• From September 2013, the group exhibition showed sein! in the Museum Giersch in Frankfurt am Main some of her works together with those by Ottilie Roederstein and Maria von Heider-Schweinitz .
  • From December 1, 2018 to March 10, 2019 exhibition Emy Roeder. The cosmic all being in the museum in the Kulturspeicher Würzburg.
  • From October 12, 2019 to January 12, 2020, the Georg Kolbe Museum in Berlin took over the Emy Roeder exhibition in Würzburg . The cosmic of all being .


Web links

Commons : Emy Roeder  - Collection of images, videos and audio files

Individual evidence

  1. Freed from rubble , online article in Der Tagesspiegel , accessed on November 9, 2010.
  2. kuenstlerbund.de: Full members of the Deutscher Künstlerbund since it was founded in 1903 / Roeder, Emy ( Memento of the original from March 4, 2016 in the Internet Archive ) Info: The archive link was inserted automatically and has not yet been checked. Please check the original and archive link according to the instructions and then remove this notice. (accessed December 21, 2015). @1@ 2Template: Webachiv / IABot / www.kuenstlerbund.de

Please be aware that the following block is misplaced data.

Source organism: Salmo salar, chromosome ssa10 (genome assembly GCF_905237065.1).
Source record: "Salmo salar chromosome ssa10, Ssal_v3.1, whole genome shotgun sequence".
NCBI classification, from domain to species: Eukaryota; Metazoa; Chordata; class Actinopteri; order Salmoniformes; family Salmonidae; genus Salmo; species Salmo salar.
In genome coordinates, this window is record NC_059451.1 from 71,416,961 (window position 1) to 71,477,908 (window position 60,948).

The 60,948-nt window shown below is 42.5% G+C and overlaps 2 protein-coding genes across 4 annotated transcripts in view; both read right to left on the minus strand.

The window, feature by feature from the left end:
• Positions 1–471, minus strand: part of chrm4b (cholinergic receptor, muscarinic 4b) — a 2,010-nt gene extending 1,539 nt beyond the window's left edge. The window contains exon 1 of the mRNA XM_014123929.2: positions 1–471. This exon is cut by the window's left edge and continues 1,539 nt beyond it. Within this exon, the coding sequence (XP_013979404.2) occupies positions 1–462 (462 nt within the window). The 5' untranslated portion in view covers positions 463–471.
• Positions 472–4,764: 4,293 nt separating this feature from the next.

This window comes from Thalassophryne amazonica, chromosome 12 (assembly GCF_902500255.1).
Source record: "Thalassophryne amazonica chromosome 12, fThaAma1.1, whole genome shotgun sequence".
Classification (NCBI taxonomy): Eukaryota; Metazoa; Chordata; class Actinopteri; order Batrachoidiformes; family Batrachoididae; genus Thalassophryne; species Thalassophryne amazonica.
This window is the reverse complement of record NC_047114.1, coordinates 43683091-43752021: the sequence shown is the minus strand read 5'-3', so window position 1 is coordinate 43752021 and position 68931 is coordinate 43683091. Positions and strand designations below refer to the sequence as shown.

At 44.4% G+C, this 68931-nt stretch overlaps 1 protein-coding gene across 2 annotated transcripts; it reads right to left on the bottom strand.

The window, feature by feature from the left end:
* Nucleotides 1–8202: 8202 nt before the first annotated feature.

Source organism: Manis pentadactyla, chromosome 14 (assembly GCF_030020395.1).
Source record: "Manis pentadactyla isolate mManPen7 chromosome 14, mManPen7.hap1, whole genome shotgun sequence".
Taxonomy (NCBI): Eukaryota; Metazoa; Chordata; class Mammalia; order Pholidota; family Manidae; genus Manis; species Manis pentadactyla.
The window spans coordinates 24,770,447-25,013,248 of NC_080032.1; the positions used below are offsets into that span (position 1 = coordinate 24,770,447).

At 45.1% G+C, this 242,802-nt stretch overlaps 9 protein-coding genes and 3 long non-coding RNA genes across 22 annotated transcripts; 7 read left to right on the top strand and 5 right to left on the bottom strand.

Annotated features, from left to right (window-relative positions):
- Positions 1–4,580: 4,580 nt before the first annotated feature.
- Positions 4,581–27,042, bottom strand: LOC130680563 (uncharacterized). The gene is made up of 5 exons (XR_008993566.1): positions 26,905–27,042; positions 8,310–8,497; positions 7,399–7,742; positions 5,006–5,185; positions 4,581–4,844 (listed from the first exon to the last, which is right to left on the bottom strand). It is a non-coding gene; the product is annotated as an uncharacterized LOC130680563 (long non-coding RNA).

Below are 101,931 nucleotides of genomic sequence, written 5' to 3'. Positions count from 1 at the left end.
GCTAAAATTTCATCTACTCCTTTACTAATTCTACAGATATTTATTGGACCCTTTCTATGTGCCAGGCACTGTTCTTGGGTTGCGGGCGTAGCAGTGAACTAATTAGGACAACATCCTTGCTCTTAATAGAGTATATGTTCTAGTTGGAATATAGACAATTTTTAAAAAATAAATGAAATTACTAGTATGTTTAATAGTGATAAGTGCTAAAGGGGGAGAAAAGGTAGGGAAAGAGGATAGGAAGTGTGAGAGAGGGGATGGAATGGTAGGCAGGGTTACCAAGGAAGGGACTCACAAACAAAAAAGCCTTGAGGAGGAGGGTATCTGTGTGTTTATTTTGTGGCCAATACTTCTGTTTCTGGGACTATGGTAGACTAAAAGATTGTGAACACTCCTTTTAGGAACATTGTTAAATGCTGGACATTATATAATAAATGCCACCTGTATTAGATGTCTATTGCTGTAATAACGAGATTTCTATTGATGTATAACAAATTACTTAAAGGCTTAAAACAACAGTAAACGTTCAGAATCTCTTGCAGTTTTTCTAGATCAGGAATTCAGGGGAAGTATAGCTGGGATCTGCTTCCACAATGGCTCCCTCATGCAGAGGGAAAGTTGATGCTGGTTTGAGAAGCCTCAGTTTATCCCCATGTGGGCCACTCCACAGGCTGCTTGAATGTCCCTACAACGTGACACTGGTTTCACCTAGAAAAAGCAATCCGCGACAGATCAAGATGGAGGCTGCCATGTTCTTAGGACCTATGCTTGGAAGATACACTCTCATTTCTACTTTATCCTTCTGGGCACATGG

3. ^ F. Gerke: Emy Roeder. A work biography with a complete catalog of the pictures and drawings. Franz Steiner Verlag, Wiesbaden 1963 (Fig. 18, p. 309).
  4. ^ Deutscher Künstlerbund 1950: First exhibition in Berlin 1951. University of Fine Arts, Hardenbergstr. 33 , exhibition catalog (without page numbers).
  5. ^ Exhibition catalog (curation and editing: Marian Stein-Steinfeld), Hofheim 2000, ISBN 3-933735-20-3
  6. Beate Reese : The sculptor Emy Roeder. In: Ulrich Wagner (Hrsg.): History of the city of Würzburg. 4 volumes, Volume I – III / 2, Theiss, Stuttgart 2001–2007; III / 1–2: From the transition to Bavaria to the 21st century. Volume 2, 2007, ISBN 978-3-8062-1478-9 , p. 1344, note 1.
  7. Exhibition information from the museum in the Kulturspeicher Würzburg ( Memento of the original from October 20, 2013 in the Internet Archive ) Info: The archive link was inserted automatically and has not yet been checked. Please check the original and archive link according to the instructions and then remove this notice. , accessed October 19, 2013. @1@ 2Template: Webachiv / IABot / www.kulturspeicher.de
  8. Emy Roeder. The cosmic of all being. In: Kulturspeicher.de. Archived from the original on February 12, 2019 ; accessed on February 11, 2019 .
  9. Emy Roeder. The cosmic of all being. Retrieved May 21, 2020 .